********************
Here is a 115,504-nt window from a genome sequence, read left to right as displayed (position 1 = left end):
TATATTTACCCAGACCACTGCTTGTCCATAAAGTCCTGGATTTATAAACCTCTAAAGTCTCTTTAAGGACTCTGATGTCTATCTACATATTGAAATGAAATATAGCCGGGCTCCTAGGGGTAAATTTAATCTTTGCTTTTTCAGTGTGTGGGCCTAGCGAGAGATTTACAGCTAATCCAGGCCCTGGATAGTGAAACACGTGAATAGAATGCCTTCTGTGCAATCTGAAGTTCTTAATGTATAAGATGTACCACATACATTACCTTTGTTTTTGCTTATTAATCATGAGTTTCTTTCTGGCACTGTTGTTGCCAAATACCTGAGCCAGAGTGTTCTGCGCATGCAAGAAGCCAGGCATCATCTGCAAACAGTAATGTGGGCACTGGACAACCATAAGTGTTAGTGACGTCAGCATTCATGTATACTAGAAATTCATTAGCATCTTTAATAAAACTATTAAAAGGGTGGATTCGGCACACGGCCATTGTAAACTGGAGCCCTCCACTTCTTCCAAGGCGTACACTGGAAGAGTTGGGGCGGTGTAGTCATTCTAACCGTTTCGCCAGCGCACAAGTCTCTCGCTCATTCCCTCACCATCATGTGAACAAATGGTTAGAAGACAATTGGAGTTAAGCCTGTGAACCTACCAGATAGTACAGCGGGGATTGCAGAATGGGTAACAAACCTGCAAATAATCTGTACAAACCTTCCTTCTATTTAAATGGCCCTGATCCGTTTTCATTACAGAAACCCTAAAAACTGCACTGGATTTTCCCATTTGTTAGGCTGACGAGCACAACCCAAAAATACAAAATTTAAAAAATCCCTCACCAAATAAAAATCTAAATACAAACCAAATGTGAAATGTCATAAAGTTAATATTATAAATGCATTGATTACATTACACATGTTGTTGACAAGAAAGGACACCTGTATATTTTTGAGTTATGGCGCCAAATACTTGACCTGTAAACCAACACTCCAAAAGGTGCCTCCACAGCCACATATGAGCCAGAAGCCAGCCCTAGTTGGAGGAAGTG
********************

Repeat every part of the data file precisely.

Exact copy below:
Here is a 115,504-nt window from a genome sequence, read left to right as displayed (position 1 = left end):
TATATTTACCCAGACCACTGCTTGTCCATAAAGTCCTGGATTTATAAACCTCTAAAGTCTCTTTAAGGACTCTGATGTCTATCTACATATTGAAATGAAATATAGCCGGGCTCCTAGGGGTAAATTTAATCTTTGCTTTTTCAGTGTGTGGGCCTAGCGAGAGATTTACAGCTAATCCAGGCCCTGGATAGTGAAACACGTGAATAGAATGCCTTCTGTGCAATCTGAAGTTCTTAATGTATAAGATGTACCACATACATTACCTTTGTTTTTGCTTATTAATCATGAGTTTCTTTCTGGCACTGTTGTTGCCAAATACCTGAGCCAGAGTGTTCTGCGCATGCAAGAAGCCAGGCATCATCTGCAAACAGTAATGTGGGCACTGGACAACCATAAGTGTTAGTGACGTCAGCATTCATGTATACTAGAAATTCATTAGCATCTTTAATAAAACTATTAAAAGGGTGGATTCGGCACACGGCCATTGTAAACTGGAGCCCTCCACTTCTTCCAAGGCGTACACTGGAAGAGTTGGGGCGGTGTAGTCATTCTAACCGTTTCGCCAGCGCACAAGTCTCTCGCTCATTCCCTCACCATCATGTGAACAAATGGTTAGAAGACAATTGGAGTTAAGCCTGTGAACCTACCAGATAGTACAGCGGGGATTGCAGAATGGGTAACAAACCTGCAAATAATCTGTACAAACCTTCCTTCTATTTAAATGGCCCTGATCCGTTTTCATTACAGAAACCCTAAAAACTGCACTGGATTTTCCCATTTGTTAGGCTGACGAGCACAACCCAAAAATACAAAATTTAAAAAATCCCTCACCAAATAAAAATCTAAATACAAACCAAATGTGAAATGTCATAAAGTTAATATTATAAATGCATTGATTACATTACACATGTTGTTGACAAGAAAGGACACCTGTATATTTTTGAGTTATGGCGCCAAATACTTGACCTGTAAACCAACACTCCAAAAGGTGCCTCCACAGCCACATATGAGCCAGAAGCCAGCCCTAGTTGGAGGAAGTG